Capt. Eric Terhune, USMCCapt Eric Daniel Terhune was born a Marine.  Born in the Naval Hospital, Quantico, Virginia, while his father was on active duty, Eric would later follow in the footsteps of his father and his grandfather and serve in the United States Marine Corps.  He entered the Marine Corps as a Private. After his enlistment, he earned a college degree and then continued to serve his country as an officer. When he was killed on June 19, 2008, Captain Terhune was serving with the 2nd Battalion, 7th Marine Regiment, 1st Marine Division in Afghanistan. Though I never met Capt. Terhune, it is easy to know what an incredible hero he was for all of us.  I had the privilege of meeting his grandparents who had an amazing way of encouraging each of us in the visitation line as we came through to pay our respects. A few weeks after the funeral I received a lovely letter from Joy and Daniel Terhune with a donation to support our nonprofit’s efforts to continue sending care packages to deployed troops.  Incredible to think that despite their grief and loss they remembered meeting me, remembered I ran a nonprofit, and wanted to continue to make a difference despite their devastating loss.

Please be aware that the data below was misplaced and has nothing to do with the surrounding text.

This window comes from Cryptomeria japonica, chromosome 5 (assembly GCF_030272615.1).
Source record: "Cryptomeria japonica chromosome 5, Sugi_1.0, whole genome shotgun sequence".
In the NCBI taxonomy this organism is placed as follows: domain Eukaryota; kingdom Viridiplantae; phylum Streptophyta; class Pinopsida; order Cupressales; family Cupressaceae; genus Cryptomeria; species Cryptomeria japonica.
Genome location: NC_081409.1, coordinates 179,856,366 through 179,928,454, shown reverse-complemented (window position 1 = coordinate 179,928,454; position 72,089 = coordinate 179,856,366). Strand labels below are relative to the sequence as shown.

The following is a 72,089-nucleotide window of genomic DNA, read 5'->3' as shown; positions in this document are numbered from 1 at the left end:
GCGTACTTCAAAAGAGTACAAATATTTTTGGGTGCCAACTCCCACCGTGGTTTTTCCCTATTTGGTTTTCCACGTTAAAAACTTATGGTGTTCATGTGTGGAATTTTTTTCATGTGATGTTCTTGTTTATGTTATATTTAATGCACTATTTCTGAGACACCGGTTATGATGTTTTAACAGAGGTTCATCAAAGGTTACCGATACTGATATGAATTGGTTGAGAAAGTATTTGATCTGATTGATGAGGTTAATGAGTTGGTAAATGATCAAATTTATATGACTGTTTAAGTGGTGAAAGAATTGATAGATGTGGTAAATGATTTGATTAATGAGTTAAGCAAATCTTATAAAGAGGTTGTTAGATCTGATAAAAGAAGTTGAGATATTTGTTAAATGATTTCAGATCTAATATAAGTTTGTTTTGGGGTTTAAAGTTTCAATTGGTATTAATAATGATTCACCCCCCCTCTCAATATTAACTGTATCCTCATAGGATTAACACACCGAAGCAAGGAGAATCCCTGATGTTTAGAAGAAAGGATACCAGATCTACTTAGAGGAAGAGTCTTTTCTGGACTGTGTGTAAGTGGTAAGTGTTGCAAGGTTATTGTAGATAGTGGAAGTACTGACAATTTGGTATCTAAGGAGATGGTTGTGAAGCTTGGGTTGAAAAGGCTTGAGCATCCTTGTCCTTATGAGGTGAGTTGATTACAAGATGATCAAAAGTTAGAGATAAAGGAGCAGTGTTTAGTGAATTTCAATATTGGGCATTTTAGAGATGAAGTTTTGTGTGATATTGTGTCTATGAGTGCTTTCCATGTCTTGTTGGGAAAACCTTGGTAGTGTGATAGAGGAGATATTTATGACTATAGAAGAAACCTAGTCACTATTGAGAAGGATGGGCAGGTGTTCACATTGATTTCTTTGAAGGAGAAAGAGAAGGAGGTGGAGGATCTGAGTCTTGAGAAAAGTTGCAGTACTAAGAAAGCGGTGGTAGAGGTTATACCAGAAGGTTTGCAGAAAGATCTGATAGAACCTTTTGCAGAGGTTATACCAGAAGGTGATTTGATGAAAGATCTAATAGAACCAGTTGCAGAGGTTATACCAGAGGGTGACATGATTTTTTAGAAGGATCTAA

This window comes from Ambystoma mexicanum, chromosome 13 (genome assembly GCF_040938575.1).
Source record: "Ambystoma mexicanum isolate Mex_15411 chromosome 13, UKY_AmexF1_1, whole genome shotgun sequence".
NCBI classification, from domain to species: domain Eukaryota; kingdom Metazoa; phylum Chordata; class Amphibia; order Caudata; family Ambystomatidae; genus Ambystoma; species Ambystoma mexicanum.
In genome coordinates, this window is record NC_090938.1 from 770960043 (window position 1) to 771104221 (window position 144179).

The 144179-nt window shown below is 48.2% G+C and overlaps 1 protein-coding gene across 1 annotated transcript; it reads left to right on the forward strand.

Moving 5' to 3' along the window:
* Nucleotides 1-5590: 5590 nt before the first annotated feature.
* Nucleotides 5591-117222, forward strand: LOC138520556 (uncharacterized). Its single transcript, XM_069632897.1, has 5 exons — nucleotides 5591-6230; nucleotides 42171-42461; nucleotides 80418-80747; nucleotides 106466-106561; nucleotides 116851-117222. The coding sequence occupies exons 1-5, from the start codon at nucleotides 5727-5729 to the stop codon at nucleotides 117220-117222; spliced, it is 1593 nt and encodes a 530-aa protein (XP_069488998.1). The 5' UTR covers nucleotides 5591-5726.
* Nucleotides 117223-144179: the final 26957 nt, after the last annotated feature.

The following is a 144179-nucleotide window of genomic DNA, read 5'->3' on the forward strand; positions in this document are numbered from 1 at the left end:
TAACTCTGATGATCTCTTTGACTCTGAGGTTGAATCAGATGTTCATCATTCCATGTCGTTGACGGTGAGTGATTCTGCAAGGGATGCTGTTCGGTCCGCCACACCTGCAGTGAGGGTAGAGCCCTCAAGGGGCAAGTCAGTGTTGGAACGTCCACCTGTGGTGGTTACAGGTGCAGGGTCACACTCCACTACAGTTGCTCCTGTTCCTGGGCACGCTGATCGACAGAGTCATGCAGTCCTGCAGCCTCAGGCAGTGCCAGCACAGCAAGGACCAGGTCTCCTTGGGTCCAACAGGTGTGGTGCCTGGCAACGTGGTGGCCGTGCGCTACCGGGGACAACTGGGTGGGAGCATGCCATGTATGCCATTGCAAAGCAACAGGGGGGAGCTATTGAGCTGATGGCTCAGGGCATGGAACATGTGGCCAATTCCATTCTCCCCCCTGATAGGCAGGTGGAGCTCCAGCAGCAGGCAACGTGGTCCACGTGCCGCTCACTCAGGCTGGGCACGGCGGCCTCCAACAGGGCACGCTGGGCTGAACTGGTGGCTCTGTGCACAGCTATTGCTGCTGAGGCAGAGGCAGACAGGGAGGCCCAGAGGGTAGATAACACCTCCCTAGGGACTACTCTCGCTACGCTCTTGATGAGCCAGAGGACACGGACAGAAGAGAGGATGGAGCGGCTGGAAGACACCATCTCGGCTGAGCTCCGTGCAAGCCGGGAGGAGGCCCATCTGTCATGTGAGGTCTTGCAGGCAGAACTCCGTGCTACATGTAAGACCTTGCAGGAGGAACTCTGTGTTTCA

Though overwhelming sadness has brought each of these heroes and their families into my life, there is a quiet strength and beauty about each of these stories.  Sadness defined here is far different from the sadness that is defined by the actions of actor Charlie Sheen and the millions who seem more fascinated by following his life rather than taking the time to learn about great men such as I have introduced here.  There is something to be said for families who experience the ultimate loss and yet they continue to give back to the rest of us. It is my suggestion that you stop following Charlie’s self-centered tweets and get to know those who are serving in harm’s way for you and me.  While you’re at it, get to know the incredible families who are supporting them.  That’s the way to find yourself…..duh….WINNING!

Originally published by the author on open.salon.com